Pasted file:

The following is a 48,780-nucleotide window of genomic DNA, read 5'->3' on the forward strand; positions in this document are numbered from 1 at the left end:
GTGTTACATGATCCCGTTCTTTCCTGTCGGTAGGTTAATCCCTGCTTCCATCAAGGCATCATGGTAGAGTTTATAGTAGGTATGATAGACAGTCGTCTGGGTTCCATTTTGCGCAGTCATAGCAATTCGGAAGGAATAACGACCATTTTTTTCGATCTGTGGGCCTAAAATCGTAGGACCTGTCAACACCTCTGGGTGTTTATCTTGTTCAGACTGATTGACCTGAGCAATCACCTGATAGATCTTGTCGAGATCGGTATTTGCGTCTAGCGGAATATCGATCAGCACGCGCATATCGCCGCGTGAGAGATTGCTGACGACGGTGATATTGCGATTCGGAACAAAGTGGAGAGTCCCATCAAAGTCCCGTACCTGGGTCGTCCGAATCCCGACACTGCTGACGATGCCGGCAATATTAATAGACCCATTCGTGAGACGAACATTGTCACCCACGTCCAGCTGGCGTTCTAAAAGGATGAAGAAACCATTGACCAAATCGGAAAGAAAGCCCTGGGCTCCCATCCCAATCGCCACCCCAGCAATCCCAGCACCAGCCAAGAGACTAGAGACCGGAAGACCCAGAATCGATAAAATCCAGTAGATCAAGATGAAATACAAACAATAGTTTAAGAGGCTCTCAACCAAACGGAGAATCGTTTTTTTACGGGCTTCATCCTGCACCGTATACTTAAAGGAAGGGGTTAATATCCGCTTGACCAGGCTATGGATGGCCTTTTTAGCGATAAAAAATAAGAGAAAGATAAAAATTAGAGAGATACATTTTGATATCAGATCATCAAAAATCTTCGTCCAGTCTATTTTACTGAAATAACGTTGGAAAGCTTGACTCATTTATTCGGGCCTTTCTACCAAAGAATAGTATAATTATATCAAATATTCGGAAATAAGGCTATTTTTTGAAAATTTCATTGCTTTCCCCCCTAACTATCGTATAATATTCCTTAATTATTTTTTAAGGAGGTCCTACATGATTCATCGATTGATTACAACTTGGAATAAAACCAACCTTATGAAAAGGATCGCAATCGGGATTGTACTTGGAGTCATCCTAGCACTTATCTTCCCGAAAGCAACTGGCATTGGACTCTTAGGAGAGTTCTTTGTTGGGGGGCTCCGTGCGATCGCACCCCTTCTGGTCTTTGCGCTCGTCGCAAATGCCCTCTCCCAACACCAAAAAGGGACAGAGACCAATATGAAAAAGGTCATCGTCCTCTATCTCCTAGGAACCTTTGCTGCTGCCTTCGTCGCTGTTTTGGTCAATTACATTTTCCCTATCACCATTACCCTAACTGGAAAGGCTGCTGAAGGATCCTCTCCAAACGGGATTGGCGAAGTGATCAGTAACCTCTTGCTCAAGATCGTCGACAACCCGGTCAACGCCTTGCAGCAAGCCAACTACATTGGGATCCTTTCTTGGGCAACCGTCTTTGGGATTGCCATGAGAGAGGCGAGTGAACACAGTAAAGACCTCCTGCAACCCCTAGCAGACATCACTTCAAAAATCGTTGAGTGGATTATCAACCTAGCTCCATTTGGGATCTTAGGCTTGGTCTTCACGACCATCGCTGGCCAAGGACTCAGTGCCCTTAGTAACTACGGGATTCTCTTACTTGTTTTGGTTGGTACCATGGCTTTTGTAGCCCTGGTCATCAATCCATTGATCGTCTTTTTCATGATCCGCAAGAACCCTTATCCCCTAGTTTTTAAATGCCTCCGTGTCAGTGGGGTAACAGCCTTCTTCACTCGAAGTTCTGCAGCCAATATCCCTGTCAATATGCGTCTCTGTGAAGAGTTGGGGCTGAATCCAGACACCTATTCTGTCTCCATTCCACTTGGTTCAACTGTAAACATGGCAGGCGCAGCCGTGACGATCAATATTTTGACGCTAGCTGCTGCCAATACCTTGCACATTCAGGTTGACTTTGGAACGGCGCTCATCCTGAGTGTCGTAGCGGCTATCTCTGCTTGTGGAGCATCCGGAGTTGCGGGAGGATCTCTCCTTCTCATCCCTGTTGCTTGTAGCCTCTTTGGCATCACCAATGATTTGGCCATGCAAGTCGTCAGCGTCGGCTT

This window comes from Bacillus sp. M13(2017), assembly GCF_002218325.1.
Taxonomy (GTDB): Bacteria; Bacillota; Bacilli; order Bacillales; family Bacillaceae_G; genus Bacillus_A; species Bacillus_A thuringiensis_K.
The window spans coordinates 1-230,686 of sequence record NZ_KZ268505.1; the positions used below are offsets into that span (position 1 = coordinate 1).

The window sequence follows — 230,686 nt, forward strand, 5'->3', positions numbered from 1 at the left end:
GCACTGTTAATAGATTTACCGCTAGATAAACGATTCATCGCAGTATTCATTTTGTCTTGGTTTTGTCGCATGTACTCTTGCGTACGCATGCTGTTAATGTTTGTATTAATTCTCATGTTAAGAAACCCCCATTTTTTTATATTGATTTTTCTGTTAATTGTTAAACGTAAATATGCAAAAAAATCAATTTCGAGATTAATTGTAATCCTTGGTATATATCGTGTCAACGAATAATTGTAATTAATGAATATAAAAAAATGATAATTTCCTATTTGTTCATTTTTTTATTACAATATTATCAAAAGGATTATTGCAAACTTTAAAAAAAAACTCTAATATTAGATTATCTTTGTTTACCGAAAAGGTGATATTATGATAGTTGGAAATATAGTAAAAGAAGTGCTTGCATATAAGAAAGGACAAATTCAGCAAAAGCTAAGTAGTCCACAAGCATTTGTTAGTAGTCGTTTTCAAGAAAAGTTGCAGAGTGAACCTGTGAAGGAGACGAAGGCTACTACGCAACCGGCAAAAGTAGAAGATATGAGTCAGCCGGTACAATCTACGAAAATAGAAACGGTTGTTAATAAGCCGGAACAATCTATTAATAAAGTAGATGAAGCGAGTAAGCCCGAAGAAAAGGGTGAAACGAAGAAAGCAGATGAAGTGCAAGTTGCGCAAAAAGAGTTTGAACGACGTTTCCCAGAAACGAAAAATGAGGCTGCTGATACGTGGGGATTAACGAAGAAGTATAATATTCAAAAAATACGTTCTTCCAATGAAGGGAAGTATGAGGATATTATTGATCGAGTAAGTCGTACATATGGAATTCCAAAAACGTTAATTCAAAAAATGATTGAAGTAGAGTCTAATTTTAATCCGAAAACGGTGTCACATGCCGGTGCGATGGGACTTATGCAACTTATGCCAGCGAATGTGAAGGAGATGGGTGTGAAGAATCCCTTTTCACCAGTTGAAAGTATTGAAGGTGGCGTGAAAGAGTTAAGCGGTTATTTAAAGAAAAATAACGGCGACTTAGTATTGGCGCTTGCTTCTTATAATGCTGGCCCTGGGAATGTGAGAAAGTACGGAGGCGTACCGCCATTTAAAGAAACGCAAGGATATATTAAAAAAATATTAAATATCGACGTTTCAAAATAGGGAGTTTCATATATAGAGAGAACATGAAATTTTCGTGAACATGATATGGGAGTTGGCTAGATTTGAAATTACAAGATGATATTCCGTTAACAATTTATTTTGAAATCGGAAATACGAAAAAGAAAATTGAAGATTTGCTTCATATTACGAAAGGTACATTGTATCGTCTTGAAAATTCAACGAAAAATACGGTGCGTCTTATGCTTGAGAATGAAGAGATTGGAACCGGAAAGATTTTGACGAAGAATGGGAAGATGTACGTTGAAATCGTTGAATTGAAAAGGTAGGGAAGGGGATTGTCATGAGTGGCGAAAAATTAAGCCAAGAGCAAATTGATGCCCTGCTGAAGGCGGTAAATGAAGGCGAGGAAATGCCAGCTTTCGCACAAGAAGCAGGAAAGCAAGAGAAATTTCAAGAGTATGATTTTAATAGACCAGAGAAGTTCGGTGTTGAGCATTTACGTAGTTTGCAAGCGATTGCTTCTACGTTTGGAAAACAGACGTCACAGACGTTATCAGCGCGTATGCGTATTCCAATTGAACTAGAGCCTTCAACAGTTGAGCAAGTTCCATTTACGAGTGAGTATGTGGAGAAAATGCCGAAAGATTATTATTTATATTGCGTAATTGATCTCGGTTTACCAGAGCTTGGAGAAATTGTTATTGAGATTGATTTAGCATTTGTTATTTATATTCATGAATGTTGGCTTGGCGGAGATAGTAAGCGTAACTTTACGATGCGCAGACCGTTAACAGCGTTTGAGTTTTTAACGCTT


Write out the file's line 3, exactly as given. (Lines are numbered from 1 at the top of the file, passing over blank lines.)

This window comes from Bacillus sp. M13(2017), assembly GCF_002218325.1.